Gradually I resumed the daily discipline of noting three things for which I was grateful. As I lean into gratitude, I no longer resent my grief. Let me be clear. I would never EVER have chosen this path. But instead of wasting my pain, I have resolved to give my pain a purpose by helping others who are grieving.

One way you can honor your loved one’s memory is to be the best parts of them. What qualities did they possess that you valued the most? Choose to incorporate those admirable qualities into your own life to remember your loved one with gratitude.

Patience

There are three elements to patience:

1. Patience with Yourself

The trauma of grief has been described as a cognitive concussion. We are thrust into exhausting physical and emotional limitations. So, be kind to yourself. Patiently lower your expectations, just as you would with a grieving friend.

2. Patience with Others

We’ve likely all been wounded by the words of well-meaning people. But we can’t afford to lose patience with others. Often, they just don’t know any better. If you want to contribute to their grief education, give them a copy of my book, The Little Black Funeral Dress.

3. Patience with the Grief Process

When Jordan died, I was desperate to know “WHEN will this pain stop?” I longed for someone to predict an end date for my grief. But grief is not a sprint. It’s more like a marathon. It’s longer, harder and more demanding than I could have imagined.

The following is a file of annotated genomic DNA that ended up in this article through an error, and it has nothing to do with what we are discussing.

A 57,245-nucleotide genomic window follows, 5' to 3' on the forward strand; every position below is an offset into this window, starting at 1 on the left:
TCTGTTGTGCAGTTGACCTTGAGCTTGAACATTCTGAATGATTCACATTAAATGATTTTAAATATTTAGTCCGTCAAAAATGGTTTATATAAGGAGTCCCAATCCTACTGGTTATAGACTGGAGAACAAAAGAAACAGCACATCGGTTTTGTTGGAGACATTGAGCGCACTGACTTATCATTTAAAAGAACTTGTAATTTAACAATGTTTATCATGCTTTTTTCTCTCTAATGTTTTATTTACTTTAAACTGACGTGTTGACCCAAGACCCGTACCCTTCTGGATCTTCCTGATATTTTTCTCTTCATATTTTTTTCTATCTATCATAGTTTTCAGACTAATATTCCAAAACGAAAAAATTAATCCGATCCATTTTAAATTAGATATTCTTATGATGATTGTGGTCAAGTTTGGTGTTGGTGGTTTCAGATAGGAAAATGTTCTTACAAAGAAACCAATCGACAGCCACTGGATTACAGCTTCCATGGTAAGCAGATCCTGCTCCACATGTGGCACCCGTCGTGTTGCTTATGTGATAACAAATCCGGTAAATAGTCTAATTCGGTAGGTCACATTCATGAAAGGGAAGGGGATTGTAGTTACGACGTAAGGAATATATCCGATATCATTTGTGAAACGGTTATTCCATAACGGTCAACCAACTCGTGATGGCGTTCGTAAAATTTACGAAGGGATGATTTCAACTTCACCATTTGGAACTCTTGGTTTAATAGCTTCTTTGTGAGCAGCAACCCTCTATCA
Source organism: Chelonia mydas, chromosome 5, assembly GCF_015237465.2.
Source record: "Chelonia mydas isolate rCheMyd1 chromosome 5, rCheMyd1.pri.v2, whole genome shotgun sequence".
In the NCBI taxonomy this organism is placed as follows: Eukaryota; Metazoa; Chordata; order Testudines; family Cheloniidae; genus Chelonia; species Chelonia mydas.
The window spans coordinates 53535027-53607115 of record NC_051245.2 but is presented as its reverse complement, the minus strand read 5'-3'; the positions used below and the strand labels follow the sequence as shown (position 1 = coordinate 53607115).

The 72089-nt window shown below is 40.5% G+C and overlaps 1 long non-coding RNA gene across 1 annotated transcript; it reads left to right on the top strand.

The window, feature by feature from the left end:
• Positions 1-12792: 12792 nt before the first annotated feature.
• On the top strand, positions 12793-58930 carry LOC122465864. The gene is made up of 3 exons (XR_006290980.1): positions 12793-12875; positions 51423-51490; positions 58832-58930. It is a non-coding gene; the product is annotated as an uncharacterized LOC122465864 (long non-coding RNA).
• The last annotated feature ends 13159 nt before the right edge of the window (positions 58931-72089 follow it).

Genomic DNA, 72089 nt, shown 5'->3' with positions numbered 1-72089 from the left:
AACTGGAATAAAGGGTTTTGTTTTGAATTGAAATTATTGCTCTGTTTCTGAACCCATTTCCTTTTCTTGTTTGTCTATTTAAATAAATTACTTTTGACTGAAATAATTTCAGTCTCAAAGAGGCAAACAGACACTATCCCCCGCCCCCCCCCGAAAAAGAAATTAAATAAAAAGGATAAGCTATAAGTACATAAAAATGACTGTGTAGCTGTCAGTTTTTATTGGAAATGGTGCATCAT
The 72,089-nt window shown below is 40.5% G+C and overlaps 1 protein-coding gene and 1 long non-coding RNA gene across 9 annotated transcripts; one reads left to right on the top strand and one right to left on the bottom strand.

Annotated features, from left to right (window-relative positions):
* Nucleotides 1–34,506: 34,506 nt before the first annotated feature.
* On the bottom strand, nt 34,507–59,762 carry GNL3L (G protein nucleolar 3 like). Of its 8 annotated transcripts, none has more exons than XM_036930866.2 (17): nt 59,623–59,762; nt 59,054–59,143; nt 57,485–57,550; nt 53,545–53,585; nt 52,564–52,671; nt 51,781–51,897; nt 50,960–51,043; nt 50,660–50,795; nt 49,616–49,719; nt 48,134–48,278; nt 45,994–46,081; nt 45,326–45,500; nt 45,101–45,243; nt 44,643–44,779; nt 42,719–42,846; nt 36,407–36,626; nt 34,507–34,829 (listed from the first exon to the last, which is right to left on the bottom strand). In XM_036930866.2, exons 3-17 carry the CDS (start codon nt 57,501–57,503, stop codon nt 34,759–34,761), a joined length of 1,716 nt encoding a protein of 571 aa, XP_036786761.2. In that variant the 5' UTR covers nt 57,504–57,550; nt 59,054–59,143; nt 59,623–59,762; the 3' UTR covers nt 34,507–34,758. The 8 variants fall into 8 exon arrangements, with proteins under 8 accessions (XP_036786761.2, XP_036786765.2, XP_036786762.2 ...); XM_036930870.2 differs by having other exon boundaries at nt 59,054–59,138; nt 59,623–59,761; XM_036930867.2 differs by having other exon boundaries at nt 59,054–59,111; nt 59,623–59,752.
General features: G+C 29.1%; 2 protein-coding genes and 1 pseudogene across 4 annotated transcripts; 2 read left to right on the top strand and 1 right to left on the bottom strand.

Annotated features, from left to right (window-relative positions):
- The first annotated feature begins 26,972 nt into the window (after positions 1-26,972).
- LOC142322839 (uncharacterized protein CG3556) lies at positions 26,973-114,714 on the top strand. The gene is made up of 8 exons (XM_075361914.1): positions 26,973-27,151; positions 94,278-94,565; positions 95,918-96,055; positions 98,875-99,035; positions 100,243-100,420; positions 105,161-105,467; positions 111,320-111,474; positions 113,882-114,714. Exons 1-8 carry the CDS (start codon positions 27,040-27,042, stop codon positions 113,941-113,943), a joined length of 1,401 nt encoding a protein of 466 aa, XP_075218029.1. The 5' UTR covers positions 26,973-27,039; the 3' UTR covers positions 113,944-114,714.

What helped me gain some patience in the grief process?

Caring friends! I call them Hope Heroes. Their superpower is empathy and kindness. They lent me their hope when I lost mine.

These Hope Heroes were in my corner cheering me on. Mostly, they acknowledge my loss as ongoing. They kindly permit me to talk about Jordan whenever I want to. These friends are still active listeners.

Our ability to be resilient through the trauma of loss is greatly impacted by the friends we keep. Choose to spend time with friends who express empathy.

Serving others

Surprisingly, serving others is an integral part of our own self-care, providing physical and emotional benefits. So, give your pain a purpose. Our grief experience—when shared—can shed light for another grieving soul who feels like they are walking alone in the dark. There is a beautiful dynamic at work as we serve others. A little piece of healing starts to occur in our own heart.

Embracing Your GPS

If you are faced with loss, remember the three secrets of Gratitude, Patience, and Serving others. Embracing this GPS is a declaration of trust in our Father God. He offers to ease your burden and gently guide you on your grief journey. Choose to trust Him.
Psalms 91:2 NLT – “This I declare about the Lord: He alone is my refuge, my place of safety; He is my God, and I trust Him.”

Cheering you on,
Shirley

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Shirley Thiessen

Shirley Thiessen

Author and speaker helping you bring hope to broken, grieving hearts.